The Incidence, Survival, and HPV Impact of Second Primary Cancer following Primary Oropharyngeal Squamous Cell Carcinoma: A 20-Year Retrospective and Population-Based Study

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Second primary cancer (SPC) is the second most common cause of death among patients diagnosed with head and neck cancer. This study examined the risk of SPC following oropharyngeal squamous cell carcinoma (OPSCC) and the impact of human papillomavirus (HPV) on survival following SPC. The study was a population-based, retrospective study including all patients diagnosed with OPSCC in eastern Denmark from 2000–2020 who received curative intended treatment. The incidence rate ratio (IRR), age-adjusted incidence rates (AAIR), and hazard ratios (HR) were calculated. A total of 2584 patients with primary OPSCC were included (median follow-up time: 3.1 years), with 317 patients (12.3%) diagnosed with SPC. The risk of SPC was approximately five times the occurrence of cancer in the general population (IRR: 4.96). The median time to SPC after a primary OPSCC was 2.0 years (interquartile range (IQR) = 0.6–4.2 years). HPV-positive (HPV+) patients had a significantly longer median time to SPC, and a significant better survival compared to HPV-negative (HPV-) patients. SPC was most frequently found in lungs, head, and neck (LHN) for HPV- OPSCC patients and lungs followed by gender-specific (prostate, ovaries, or endometrium) for HPV+ OPSCC. There was a significant difference between the two groups when distributed between “within” or “outside” LHN. Patients with SPC outside LHN had a significant better overall survival. This knowledge should be considered during post-treatment surveillance and might guide targeted imaging.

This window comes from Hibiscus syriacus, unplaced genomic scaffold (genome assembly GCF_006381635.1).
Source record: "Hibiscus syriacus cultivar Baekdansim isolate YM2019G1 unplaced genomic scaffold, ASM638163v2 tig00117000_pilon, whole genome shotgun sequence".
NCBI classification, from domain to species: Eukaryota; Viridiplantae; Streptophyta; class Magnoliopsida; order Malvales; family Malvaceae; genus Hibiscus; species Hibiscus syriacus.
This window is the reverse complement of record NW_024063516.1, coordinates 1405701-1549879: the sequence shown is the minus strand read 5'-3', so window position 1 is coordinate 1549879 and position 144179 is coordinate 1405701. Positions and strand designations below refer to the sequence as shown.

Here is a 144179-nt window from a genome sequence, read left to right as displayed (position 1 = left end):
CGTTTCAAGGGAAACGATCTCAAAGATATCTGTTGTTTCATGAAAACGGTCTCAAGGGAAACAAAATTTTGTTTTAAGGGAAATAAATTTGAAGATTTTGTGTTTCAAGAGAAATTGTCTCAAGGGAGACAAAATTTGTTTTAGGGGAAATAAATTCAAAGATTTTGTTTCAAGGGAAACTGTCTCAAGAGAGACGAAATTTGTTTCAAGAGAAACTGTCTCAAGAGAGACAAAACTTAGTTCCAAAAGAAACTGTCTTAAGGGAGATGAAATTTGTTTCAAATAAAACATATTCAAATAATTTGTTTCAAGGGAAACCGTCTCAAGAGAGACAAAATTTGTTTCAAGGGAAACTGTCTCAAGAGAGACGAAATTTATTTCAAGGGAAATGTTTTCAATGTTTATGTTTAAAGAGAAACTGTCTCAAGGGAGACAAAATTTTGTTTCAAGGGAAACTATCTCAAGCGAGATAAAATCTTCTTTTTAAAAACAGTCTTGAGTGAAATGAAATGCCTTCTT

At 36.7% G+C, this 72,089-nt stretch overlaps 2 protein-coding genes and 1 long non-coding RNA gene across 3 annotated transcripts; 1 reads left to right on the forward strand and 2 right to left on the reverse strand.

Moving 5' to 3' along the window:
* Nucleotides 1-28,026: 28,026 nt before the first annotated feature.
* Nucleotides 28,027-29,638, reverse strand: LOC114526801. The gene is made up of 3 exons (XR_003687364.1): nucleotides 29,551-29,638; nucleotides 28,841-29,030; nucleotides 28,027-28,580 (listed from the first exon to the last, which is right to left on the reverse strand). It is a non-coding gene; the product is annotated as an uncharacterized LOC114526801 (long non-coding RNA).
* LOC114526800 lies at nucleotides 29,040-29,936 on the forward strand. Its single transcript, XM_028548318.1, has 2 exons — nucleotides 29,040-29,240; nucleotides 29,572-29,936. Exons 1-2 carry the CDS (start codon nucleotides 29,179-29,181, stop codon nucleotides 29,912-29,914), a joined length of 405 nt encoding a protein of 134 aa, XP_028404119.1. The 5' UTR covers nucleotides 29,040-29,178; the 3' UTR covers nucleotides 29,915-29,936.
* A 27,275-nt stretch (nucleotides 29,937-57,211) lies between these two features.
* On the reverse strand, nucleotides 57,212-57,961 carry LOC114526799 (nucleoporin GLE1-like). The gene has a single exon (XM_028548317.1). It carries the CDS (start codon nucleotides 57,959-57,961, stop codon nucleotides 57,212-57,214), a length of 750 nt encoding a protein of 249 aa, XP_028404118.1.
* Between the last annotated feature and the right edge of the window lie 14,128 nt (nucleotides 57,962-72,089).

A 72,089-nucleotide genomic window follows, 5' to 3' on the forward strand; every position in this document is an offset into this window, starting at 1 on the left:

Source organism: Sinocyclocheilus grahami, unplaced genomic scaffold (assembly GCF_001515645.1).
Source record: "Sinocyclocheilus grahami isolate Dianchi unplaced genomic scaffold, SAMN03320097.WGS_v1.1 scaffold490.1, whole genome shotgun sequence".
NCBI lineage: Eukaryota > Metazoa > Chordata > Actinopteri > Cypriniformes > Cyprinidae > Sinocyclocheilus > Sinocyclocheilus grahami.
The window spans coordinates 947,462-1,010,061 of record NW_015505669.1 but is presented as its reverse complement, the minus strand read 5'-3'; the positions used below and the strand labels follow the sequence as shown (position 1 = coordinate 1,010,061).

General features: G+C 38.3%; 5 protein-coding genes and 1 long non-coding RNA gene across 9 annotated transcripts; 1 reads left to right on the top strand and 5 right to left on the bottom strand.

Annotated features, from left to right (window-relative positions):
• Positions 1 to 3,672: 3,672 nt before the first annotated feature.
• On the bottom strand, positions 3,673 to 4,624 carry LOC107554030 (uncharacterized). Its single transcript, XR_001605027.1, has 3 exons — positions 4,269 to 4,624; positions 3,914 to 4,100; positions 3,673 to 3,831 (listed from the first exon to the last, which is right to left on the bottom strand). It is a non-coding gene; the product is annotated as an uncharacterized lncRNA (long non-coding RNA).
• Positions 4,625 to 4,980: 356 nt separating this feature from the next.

Udgave nummer1
StatusUdgivet - 2023

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